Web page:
McCoy was also very impressed with the Dale set, which he had the opportunity to see as a ghost town before it was shot. “I went out with Andy Serkis, who was acting as second unit director. He invited me to come out one Sunday when no one was there. It had been built, and he was just going around kind of walking out some shots for the burning of it. So they spent all these millions building this amazing town, and then they burnt it down. But it was lovely. We had lunch there, and it was like being in some Italian village on top of a mountain. It was glorious.”

So was it a good idea to expand the film series to three parts?

“Yes! My agent thinks it’s a good idea. My bank manager thinks it’s a good idea. I’m not arguing with that one, really. In a way, I was slightly despondent I never got offered anything in Harry Potter. Continuously while it was going on, people kept saying to me, ‘Why aren’t you in Harry Potter?’ And I said, ‘Well, no one asked, or maybe I was busy.’ I don’t know whatever it was, but it would have been quite nice.”

Looking back at his career, McCoy can’t help but think about his clothes and the man who has been collecting them, a genre fan by the name of Peter Jackson. “He is a great collector of things. He’s got warehouses of stuff. He has got my Doctor Who costume. He’s also got my Radagast the Brown costume. I’m hanging on to my street clothes like mad. He’s not getting them. I have to have something to walk about in!”

Speaking of that seventh Doctor, when McCoy was cast as Radagast, many thought he might be given a “question mark” staff and some fans still look for, or think they see, a question mark in his costume. “No, there aren’t any,” he admits. “It’s a different part altogether. The only hint of Doctor Who in it is that I have to talk about rrrrabits, and there is a bit of rolling of r’s.”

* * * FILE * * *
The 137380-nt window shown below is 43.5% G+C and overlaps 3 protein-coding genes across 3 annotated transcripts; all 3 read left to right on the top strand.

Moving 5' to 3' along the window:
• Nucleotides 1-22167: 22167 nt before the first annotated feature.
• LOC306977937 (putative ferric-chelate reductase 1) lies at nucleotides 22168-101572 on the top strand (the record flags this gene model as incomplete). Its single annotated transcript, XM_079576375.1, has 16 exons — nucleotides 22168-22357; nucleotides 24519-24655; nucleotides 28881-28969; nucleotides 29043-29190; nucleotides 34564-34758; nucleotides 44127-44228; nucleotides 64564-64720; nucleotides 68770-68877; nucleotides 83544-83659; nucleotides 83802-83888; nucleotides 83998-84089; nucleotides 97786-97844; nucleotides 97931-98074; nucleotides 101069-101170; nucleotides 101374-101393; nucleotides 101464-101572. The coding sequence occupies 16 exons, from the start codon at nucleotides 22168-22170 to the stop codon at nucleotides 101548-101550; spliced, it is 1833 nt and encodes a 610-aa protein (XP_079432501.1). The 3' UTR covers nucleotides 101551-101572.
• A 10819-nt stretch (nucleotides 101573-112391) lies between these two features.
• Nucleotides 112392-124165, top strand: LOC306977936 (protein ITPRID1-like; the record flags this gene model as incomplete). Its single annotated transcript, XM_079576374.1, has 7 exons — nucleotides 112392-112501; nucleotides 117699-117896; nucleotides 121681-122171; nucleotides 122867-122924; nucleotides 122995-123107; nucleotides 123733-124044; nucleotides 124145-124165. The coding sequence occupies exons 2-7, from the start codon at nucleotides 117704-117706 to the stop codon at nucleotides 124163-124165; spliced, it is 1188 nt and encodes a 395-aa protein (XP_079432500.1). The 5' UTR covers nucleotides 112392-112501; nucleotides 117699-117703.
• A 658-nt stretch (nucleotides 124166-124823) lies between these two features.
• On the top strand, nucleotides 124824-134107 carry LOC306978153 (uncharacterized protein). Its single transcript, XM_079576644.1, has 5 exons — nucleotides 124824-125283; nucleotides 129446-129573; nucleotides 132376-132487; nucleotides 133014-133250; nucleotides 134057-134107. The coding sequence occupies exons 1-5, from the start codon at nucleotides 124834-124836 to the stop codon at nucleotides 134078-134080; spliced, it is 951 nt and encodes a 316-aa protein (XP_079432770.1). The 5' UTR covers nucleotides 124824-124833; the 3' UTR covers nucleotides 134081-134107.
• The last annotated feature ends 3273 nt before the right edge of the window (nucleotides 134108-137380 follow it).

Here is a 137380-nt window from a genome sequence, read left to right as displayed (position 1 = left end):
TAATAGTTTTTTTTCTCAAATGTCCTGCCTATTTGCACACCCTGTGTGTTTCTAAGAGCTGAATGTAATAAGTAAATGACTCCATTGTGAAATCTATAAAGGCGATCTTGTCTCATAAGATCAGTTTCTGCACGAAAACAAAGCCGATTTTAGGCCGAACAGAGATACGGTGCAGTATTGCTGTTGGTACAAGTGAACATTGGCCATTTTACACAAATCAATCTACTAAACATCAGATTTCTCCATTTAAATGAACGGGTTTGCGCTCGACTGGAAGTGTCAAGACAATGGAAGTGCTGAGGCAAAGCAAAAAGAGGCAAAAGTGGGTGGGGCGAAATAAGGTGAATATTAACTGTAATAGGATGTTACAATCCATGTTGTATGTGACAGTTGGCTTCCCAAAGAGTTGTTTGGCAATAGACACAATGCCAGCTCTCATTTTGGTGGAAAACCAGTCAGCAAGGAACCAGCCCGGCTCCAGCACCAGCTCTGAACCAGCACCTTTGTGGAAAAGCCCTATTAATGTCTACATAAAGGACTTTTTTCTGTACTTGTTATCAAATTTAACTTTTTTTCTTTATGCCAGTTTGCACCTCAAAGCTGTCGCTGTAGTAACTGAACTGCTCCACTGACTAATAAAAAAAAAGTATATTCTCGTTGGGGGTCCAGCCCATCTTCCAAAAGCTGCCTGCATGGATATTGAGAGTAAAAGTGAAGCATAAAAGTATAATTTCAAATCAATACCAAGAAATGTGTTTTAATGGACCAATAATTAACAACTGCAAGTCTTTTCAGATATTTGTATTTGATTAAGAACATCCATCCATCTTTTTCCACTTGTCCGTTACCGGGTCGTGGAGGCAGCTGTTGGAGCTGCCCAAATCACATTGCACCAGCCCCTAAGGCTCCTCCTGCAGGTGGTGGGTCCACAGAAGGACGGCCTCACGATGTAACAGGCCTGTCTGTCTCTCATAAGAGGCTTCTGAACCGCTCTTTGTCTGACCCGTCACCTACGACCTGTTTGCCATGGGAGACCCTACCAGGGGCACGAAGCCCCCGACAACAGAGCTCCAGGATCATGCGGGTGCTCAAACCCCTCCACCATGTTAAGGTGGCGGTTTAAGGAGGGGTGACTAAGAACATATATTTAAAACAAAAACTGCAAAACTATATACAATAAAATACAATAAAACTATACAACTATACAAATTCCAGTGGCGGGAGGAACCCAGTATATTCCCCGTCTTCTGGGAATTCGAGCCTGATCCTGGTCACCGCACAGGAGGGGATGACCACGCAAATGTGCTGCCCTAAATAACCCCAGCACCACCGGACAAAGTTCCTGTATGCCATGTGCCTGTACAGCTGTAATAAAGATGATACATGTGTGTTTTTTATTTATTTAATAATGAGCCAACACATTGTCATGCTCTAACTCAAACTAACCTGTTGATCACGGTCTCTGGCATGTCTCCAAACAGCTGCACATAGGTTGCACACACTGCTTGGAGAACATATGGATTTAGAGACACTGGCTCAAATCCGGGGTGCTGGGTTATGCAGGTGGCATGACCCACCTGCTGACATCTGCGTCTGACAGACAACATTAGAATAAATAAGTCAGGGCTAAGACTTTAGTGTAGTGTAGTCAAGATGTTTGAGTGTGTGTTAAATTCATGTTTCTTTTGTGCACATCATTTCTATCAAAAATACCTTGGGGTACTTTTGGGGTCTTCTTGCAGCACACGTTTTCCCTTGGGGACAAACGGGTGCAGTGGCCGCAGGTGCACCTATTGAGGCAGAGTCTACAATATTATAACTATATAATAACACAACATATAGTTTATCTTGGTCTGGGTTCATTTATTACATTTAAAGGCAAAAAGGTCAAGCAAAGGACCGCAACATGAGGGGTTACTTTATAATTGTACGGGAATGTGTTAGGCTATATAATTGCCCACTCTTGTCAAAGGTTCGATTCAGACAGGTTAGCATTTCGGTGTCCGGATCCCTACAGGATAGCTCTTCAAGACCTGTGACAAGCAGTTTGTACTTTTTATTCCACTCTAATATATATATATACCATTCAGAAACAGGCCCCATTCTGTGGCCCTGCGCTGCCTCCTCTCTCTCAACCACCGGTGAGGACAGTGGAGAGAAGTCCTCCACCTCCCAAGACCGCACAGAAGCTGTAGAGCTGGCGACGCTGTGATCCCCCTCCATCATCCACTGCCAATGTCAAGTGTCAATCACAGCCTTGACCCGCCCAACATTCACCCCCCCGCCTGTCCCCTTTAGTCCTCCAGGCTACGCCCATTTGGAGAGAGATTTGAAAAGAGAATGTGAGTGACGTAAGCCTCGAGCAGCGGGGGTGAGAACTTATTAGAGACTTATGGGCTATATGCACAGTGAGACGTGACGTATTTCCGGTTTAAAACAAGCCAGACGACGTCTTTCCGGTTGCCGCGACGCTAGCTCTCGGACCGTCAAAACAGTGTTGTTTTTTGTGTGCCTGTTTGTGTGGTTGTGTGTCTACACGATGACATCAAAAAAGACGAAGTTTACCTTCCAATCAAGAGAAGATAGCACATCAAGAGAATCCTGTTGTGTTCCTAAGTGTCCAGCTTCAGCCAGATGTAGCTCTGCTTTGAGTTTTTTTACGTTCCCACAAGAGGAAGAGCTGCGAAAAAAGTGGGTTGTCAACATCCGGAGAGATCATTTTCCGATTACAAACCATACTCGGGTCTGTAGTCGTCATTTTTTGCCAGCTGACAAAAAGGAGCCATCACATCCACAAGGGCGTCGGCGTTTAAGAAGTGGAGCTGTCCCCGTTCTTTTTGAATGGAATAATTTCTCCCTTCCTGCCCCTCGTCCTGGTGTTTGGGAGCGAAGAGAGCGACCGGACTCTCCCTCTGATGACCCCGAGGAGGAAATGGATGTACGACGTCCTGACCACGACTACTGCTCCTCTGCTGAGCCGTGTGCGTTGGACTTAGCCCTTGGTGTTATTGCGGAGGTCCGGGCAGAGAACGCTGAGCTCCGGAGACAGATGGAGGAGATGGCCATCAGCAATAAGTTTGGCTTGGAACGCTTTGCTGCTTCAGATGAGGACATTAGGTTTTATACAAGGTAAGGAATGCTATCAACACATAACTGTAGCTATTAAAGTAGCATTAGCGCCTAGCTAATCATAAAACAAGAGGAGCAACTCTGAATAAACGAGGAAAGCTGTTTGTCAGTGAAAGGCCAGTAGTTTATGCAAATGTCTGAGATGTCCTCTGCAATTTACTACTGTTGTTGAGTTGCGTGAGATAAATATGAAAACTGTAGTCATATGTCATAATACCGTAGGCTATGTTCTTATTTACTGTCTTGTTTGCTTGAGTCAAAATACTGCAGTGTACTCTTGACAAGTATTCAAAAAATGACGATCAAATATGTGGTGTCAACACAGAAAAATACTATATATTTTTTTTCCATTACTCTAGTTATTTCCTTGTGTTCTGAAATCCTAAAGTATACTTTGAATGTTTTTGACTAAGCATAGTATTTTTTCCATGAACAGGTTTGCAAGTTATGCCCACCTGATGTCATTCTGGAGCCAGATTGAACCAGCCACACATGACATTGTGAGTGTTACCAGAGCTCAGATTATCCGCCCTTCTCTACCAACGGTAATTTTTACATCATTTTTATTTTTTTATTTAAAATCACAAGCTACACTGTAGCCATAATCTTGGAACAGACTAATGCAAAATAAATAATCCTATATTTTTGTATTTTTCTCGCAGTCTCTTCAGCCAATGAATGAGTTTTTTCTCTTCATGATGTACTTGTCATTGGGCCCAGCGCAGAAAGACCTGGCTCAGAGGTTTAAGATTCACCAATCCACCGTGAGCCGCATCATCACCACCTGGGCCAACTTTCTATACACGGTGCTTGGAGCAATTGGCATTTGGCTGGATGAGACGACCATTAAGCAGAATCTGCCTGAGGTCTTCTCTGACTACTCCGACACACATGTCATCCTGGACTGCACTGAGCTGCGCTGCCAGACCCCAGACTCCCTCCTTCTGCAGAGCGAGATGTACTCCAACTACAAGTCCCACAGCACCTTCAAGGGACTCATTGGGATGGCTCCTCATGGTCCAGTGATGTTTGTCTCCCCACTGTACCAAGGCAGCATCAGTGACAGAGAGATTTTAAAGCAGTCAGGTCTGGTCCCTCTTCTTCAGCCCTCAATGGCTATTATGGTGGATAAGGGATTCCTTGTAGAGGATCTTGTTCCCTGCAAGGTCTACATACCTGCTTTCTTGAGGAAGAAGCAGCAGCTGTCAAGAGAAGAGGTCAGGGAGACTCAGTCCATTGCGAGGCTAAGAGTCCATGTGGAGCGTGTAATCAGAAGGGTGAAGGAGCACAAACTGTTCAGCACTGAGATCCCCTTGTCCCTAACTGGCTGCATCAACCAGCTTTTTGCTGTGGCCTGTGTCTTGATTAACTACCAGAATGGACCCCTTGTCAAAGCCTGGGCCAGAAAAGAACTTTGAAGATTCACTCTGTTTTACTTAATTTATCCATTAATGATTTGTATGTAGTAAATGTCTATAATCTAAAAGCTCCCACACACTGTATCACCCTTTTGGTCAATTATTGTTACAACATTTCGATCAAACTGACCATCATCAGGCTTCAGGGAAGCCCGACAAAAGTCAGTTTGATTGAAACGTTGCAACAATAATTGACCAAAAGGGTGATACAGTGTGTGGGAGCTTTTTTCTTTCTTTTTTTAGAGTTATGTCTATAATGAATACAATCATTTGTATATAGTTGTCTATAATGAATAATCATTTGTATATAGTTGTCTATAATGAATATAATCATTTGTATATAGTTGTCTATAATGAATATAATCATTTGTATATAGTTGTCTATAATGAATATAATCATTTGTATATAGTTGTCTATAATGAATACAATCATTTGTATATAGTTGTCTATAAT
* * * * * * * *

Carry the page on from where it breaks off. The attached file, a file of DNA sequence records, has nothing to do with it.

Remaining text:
And so what’s left for McCoy? Something different, he says. “There are some actors who we love and adore who are the same in everything, and we like that. You know, Sean Connery never changes his accent, but he gets away with it because we love that accent. He got an Oscar for a Scottish Irishman, if you know what I mean. And there are others: Bob Hoskins, who had a great Cockney accent, and John Wayne. And we love actors like that, but I’m not that kind of actor. I’m a character actor. I want to be different.”

Here is the complete table of contents for Middle-earth Madness, a book that covers the first two Hobbit movies and looks back at The Lord of the Rings:

Introduction
The History of The Hobbit Films
Behind-the-Scenes with Richard Taylor

An Unexpected Journey (AUJ)

AUJ: A Long Expected Success
AUJ: An Unexpected Failure

I: Prologue
II: An Unexpected Party
III: The World is Ahead
IV: Roast Mutton
V: On the Run

Behind-the-Scenes with Sylvester McCoy
AUJ Soundtrack Review
Inside Information with Richard Armitage

VI: A Short Rest
VII: Over Hill and Under Hill
VIII: Riddles in the Dark
IX: Out of the Frying-Pan, Into the Fire

Getting to Know Kiran Shah
A Look Back at TheOneRing.net News
Inside Information with Graham McTavish
Hobbitception

The Desolation of Smaug (DOS)

DOS: A Deep Disappointment
DOS: A Dazzling Success
X: Queer Beginnings
XI: Lost in Mirkwood & Attacked by Spiders
XII: The Elves & the Woodland Realm
XIII: Barrels out of Bond

Behind-the-Scenes with William Kircher
DOS Soundtrack Review
Inside Information with Peter Hambleton

XIV: Bard the Smuggler
XV: Lake-town
XVI: To the Doorstep
XVII: Inside the Mountain
XVIII: The Wrath of Smaug

Inside Information with Jed Brophy
A Letter to the Cast and Crew
Nine Mind-Blowing Reasons

Looking Back at The Lord of the Rings

Worldbuilding (From The Frodo Franchise)
Q&A with Design Artist Daniel Falconer
Hobbiton (From The Lord of the Films)
The Legacy of The Lord of the Rings Films
Getting to Know Mark Ordesky
Middle-earth Fans: Dressing the Part

Looking Back at the Animated Hobbit

MailBaggins
Epilogue

Posted in Hobbit Movie, Sylvester McCoy, The Hobbit, TheOneRing.net Announcements

New York ComicCon – party with TheOneRing.net and WETA!

NYCC - New York Comic-ConAs convention season draws to a close, there’s still time for one last hurrah in the Big Apple! New York ComicCon will be here in two weeks’ time, and TORn will be there with bells on. (Maybe literally - you’ll have to come and see us to find out…)

If you’re coming to the convention, you can find us at Booth 3040, where we’ll have t-shirts, buttons, lanyards and more for sale, as well as lots of cool giveaways and fun stuff. We’ll also be giving a panel on Saturday night, 9pm, in room 1A21: ‘The Hobbit: The Battle of the Five Armies – An Unofficial Look’. Find out inside scoop on the third and final film – be ready for spoilers!